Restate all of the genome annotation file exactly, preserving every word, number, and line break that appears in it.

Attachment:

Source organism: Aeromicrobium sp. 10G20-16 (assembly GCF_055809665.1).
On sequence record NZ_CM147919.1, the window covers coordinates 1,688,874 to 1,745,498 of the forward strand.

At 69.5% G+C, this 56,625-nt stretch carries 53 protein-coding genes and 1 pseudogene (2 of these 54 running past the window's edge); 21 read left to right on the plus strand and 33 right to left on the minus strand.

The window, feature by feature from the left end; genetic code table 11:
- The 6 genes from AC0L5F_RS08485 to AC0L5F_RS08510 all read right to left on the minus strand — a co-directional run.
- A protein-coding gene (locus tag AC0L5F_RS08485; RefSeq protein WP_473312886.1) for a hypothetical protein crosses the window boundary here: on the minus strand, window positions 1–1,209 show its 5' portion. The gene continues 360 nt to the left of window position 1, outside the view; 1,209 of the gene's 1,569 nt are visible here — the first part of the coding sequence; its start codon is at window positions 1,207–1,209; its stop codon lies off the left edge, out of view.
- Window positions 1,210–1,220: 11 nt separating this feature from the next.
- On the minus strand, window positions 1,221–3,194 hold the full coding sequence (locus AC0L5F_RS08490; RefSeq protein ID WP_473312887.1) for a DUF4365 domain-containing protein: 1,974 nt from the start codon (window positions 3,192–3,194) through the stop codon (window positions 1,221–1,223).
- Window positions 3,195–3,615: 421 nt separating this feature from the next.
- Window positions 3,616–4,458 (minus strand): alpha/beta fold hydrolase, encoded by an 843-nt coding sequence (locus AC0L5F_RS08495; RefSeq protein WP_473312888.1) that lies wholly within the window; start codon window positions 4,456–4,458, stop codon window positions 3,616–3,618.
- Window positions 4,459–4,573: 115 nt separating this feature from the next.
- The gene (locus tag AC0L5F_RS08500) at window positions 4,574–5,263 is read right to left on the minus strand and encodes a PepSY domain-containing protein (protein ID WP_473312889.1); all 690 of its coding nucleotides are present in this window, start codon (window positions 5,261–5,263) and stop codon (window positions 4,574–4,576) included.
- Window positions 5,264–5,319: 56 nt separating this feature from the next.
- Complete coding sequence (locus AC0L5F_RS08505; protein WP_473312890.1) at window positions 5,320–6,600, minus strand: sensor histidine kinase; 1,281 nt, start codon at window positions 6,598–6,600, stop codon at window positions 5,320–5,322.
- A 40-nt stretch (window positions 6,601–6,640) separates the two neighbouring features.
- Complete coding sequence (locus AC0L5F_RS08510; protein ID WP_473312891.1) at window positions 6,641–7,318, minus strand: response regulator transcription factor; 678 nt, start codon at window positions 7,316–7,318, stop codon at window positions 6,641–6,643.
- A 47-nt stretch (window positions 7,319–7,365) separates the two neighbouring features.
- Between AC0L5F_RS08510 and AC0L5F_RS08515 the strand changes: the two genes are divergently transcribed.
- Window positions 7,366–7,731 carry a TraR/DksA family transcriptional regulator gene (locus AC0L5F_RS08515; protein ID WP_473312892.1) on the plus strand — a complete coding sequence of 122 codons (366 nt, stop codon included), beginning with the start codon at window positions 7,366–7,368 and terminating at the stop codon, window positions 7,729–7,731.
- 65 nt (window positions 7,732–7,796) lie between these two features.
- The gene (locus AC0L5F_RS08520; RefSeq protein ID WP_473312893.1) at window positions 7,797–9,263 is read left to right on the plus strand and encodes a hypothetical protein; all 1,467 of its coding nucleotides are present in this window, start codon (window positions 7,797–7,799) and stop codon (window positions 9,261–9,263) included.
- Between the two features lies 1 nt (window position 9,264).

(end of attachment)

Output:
Source organism: Aeromicrobium sp. 10G20-16 (assembly GCF_055809665.1).
On sequence record NZ_CM147919.1, the window covers coordinates 1,688,874 to 1,745,498 of the forward strand.

At 69.5% G+C, this 56,625-nt stretch carries 53 protein-coding genes and 1 pseudogene (2 of these 54 running past the window's edge); 21 read left to right on the plus strand and 33 right to left on the minus strand.

The window, feature by feature from the left end; genetic code table 11:
- The 6 genes from AC0L5F_RS08485 to AC0L5F_RS08510 all read right to left on the minus strand — a co-directional run.
- A protein-coding gene (locus tag AC0L5F_RS08485; RefSeq protein WP_473312886.1) for a hypothetical protein crosses the window boundary here: on the minus strand, window positions 1–1,209 show its 5' portion. The gene continues 360 nt to the left of window position 1, outside the view; 1,209 of the gene's 1,569 nt are visible here — the first part of the coding sequence; its start codon is at window positions 1,207–1,209; its stop codon lies off the left edge, out of view.
- Window positions 1,210–1,220: 11 nt separating this feature from the next.
- On the minus strand, window positions 1,221–3,194 hold the full coding sequence (locus AC0L5F_RS08490; RefSeq protein ID WP_473312887.1) for a DUF4365 domain-containing protein: 1,974 nt from the start codon (window positions 3,192–3,194) through the stop codon (window positions 1,221–1,223).
- Window positions 3,195–3,615: 421 nt separating this feature from the next.
- Window positions 3,616–4,458 (minus strand): alpha/beta fold hydrolase, encoded by an 843-nt coding sequence (locus AC0L5F_RS08495; RefSeq protein WP_473312888.1) that lies wholly within the window; start codon window positions 4,456–4,458, stop codon window positions 3,616–3,618.
- Window positions 4,459–4,573: 115 nt separating this feature from the next.
- The gene (locus tag AC0L5F_RS08500) at window positions 4,574–5,263 is read right to left on the minus strand and encodes a PepSY domain-containing protein (protein ID WP_473312889.1); all 690 of its coding nucleotides are present in this window, start codon (window positions 5,261–5,263) and stop codon (window positions 4,574–4,576) included.
- Window positions 5,264–5,319: 56 nt separating this feature from the next.
- Complete coding sequence (locus AC0L5F_RS08505; protein WP_473312890.1) at window positions 5,320–6,600, minus strand: sensor histidine kinase; 1,281 nt, start codon at window positions 6,598–6,600, stop codon at window positions 5,320–5,322.
- A 40-nt stretch (window positions 6,601–6,640) separates the two neighbouring features.
- Complete coding sequence (locus AC0L5F_RS08510; protein ID WP_473312891.1) at window positions 6,641–7,318, minus strand: response regulator transcription factor; 678 nt, start codon at window positions 7,316–7,318, stop codon at window positions 6,641–6,643.
- A 47-nt stretch (window positions 7,319–7,365) separates the two neighbouring features.
- Between AC0L5F_RS08510 and AC0L5F_RS08515 the strand changes: the two genes are divergently transcribed.
- Window positions 7,366–7,731 carry a TraR/DksA family transcriptional regulator gene (locus AC0L5F_RS08515; protein ID WP_473312892.1) on the plus strand — a complete coding sequence of 122 codons (366 nt, stop codon included), beginning with the start codon at window positions 7,366–7,368 and terminating at the stop codon, window positions 7,729–7,731.
- 65 nt (window positions 7,732–7,796) lie between these two features.
- The gene (locus AC0L5F_RS08520; RefSeq protein ID WP_473312893.1) at window positions 7,797–9,263 is read left to right on the plus strand and encodes a hypothetical protein; all 1,467 of its coding nucleotides are present in this window, start codon (window positions 7,797–7,799) and stop codon (window positions 9,261–9,263) included.
- Between the two features lies 1 nt (window position 9,264).